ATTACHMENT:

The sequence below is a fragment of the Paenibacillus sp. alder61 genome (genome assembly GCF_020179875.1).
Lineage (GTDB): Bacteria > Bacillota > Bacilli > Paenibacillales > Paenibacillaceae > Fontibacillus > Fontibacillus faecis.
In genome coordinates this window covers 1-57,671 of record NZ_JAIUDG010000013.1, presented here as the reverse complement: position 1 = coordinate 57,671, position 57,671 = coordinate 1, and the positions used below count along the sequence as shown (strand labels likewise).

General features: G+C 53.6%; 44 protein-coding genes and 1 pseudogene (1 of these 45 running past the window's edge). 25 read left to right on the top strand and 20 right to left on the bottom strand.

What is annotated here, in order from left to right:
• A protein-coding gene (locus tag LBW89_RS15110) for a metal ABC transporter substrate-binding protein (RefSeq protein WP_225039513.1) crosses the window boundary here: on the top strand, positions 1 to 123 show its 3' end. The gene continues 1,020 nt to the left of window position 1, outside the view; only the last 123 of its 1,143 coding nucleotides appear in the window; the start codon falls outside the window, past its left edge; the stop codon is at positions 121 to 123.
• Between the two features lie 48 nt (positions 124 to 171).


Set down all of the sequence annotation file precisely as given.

The sequence below is a fragment of the Paenibacillus sp. alder61 genome (genome assembly GCF_020179875.1).
Lineage (GTDB): Bacteria > Bacillota > Bacilli > Paenibacillales > Paenibacillaceae > Fontibacillus > Fontibacillus faecis.
In genome coordinates this window covers 1-57,671 of record NZ_JAIUDG010000013.1, presented here as the reverse complement: position 1 = coordinate 57,671, position 57,671 = coordinate 1, and the positions used below count along the sequence as shown (strand labels likewise).

General features: G+C 53.6%; 44 protein-coding genes and 1 pseudogene (1 of these 45 running past the window's edge). 25 read left to right on the top strand and 20 right to left on the bottom strand.

What is annotated here, in order from left to right:
• A protein-coding gene (locus tag LBW89_RS15110) for a metal ABC transporter substrate-binding protein (RefSeq protein WP_225039513.1) crosses the window boundary here: on the top strand, positions 1 to 123 show its 3' end. The gene continues 1,020 nt to the left of window position 1, outside the view; only the last 123 of its 1,143 coding nucleotides appear in the window; the start codon falls outside the window, past its left edge; the stop codon is at positions 121 to 123.
• Between the two features lie 48 nt (positions 124 to 171).